As the CEO of a price-comparison company that benefits from Google’s search results, I openly admit that we—along with everyone else in the industry—have been impacted by these changes to Google’s search platform. In the past, we have benefited precisely because we’ve provided one of the best shopping sites on the Web—and Web traffic from Google used to follow accordingly. Google highlighted our services in search results over their own, because our services were better—and they still are. But Google’s latest changes are clearly no longer about helping users.

Translation: Darn you Google for exposing that maybe my service (which I can subjectively say is better than the rest and act as if what I say is equivalent to the word of God) is not staying competitive as the years roll by! Darn you for giving me all of the benefit for so many years that I may have put my efforts on cruise control and GPS but now you changed course! Darn you for exercising your right as a company (not a government entity that many seem to confuse you with) to do what you feel is right, then offering that result to the public to decide whether they like it or not, then dare to make money in the process. Darn you!

There’s more to Katz’s ‘argument’ so feel free to read it all but this was the kicker in my opinion.

We’re at a pivotal moment. Google has spent years trying to monopolize every avenue through which a company can reach users online—whether it is through search, advertising, email, mobile devices or browsers. But now that European Competition Commissioner Joaquín Almunia has given Google a July 2 deadline to respond to the EU’s antitrust concerns, let’s hope the company’s directors wake up and take corrective action for the sake of Internet freedom.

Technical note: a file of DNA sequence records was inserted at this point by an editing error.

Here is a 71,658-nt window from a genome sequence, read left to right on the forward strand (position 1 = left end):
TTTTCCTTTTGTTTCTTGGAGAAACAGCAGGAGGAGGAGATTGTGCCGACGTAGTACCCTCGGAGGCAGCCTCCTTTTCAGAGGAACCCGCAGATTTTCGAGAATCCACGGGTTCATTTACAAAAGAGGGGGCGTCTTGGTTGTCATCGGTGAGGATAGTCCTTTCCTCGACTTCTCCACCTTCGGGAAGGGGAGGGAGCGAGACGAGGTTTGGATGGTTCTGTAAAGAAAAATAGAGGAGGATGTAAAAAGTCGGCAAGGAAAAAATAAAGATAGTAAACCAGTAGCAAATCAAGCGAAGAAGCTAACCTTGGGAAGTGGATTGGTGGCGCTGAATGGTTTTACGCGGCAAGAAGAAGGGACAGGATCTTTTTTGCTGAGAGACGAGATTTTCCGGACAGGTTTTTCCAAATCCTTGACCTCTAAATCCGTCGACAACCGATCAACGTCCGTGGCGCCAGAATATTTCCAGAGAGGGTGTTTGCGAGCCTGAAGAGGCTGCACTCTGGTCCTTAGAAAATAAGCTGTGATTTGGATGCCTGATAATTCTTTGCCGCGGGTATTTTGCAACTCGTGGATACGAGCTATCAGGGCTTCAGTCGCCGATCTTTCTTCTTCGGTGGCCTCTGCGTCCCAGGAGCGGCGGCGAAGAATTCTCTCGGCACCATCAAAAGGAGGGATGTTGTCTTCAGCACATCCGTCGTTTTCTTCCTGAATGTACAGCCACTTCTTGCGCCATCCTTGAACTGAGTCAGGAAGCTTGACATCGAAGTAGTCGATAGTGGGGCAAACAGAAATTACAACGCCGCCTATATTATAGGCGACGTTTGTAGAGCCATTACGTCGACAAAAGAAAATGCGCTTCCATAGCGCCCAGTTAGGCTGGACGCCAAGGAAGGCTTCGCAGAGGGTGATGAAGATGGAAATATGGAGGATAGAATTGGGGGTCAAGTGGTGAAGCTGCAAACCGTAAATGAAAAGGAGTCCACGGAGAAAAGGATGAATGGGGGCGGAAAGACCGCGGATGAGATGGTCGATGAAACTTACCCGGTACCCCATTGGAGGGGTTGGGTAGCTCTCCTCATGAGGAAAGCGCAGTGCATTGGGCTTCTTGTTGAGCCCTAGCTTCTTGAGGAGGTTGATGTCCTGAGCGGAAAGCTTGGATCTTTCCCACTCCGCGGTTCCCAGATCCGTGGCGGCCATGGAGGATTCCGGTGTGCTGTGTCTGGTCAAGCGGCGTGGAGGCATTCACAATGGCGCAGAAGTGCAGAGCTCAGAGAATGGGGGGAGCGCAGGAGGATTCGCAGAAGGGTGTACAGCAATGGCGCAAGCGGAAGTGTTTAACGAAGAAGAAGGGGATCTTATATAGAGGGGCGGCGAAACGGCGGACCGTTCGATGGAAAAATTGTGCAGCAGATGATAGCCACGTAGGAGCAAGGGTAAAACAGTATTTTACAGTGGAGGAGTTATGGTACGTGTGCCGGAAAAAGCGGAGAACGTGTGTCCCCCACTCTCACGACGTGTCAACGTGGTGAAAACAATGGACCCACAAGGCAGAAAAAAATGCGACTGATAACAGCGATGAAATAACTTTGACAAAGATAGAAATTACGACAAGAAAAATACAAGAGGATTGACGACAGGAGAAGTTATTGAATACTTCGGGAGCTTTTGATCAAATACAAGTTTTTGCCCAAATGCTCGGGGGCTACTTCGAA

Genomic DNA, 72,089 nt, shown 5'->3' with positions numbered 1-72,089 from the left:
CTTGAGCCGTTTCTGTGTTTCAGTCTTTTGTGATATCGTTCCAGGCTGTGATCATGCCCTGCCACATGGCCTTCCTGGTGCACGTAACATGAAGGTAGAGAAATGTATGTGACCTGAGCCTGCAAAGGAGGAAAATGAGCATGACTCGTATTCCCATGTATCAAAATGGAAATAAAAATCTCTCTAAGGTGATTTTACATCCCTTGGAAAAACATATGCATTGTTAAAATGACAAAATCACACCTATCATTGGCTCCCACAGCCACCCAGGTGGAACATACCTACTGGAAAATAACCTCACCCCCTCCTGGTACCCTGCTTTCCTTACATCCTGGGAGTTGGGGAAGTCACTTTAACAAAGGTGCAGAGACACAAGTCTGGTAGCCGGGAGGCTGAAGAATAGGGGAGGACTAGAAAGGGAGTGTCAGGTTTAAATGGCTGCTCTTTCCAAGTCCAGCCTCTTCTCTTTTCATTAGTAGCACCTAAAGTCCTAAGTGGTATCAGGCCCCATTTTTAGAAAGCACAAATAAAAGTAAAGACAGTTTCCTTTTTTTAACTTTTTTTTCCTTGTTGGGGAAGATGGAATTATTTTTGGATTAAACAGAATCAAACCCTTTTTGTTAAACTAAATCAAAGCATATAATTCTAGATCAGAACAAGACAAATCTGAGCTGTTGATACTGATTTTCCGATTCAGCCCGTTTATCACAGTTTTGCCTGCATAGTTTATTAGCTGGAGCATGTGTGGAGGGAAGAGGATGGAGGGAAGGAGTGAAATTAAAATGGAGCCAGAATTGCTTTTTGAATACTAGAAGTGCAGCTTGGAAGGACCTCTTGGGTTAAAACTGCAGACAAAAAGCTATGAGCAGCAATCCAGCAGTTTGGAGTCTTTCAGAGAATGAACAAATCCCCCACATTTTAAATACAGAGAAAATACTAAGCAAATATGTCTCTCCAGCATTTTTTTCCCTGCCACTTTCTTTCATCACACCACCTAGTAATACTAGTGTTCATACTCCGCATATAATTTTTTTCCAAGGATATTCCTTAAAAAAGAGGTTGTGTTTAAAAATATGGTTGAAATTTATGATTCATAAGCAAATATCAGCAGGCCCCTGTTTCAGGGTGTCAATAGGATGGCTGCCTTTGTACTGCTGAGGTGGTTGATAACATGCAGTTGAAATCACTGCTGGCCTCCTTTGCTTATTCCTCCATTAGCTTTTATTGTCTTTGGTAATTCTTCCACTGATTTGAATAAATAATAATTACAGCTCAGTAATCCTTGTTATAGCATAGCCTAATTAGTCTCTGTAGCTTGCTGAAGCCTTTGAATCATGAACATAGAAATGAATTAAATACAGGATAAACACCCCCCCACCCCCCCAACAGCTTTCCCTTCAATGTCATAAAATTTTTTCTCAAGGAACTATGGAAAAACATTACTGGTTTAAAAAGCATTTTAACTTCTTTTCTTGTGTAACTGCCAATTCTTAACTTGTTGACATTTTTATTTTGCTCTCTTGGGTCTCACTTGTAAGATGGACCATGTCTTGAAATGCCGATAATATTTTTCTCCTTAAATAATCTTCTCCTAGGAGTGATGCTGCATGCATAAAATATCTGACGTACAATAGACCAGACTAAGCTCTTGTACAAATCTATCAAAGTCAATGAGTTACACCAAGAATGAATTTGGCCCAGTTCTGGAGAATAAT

All kidding aside here. Google is threatening Internet freedom?! Really?! I thought that was China’s job.

If you want to see just how popular Mr. Katz’s views are read the comments following the piece. Let’s just say that most WSJ readers are not Nextag or Jeffrey Katz fans.

The trouble with all of this is that we are living in an environment where his type of screech owl approach could get some traction. Google helped to put a government in place that could very well take the side of a shrill voice like Katz’s because it could appear to fight Goliath (Google) on behalf of the all the little Davids out there because votes may be at stake. I am not saying that is happening now so you can unbunch your knickers. It’s simply a possibility just as much as the government leaving well enough alone and chalking up Mr. Katz’s rant to that pesky free speech thingy where anyone, regardless of whether they make any sense or not, can have a soap box. It is, after all, one of the things that makes this country great at times.

So how do you feel about this whole thing? Are you of the belief that Nextag is being screwed by Google or do you feel that Nextag’s position can be simply chalked up to them not being as competitive as Mr. Katz ‘knows’ them to be? Let’s hear your voice in the comments.

Oh, and Mr. Katz, if you have read this we would LOVE to get your two cents. So you know, we rank comments on a first come first served basis using the Facebook commenting system. If you have any issues with it call Mark Zuckerberg. I am sure he would love to hear from you!

UPDATE: Google’s response to Mr. Katz’s accusations. Read’em both and decide for yourself.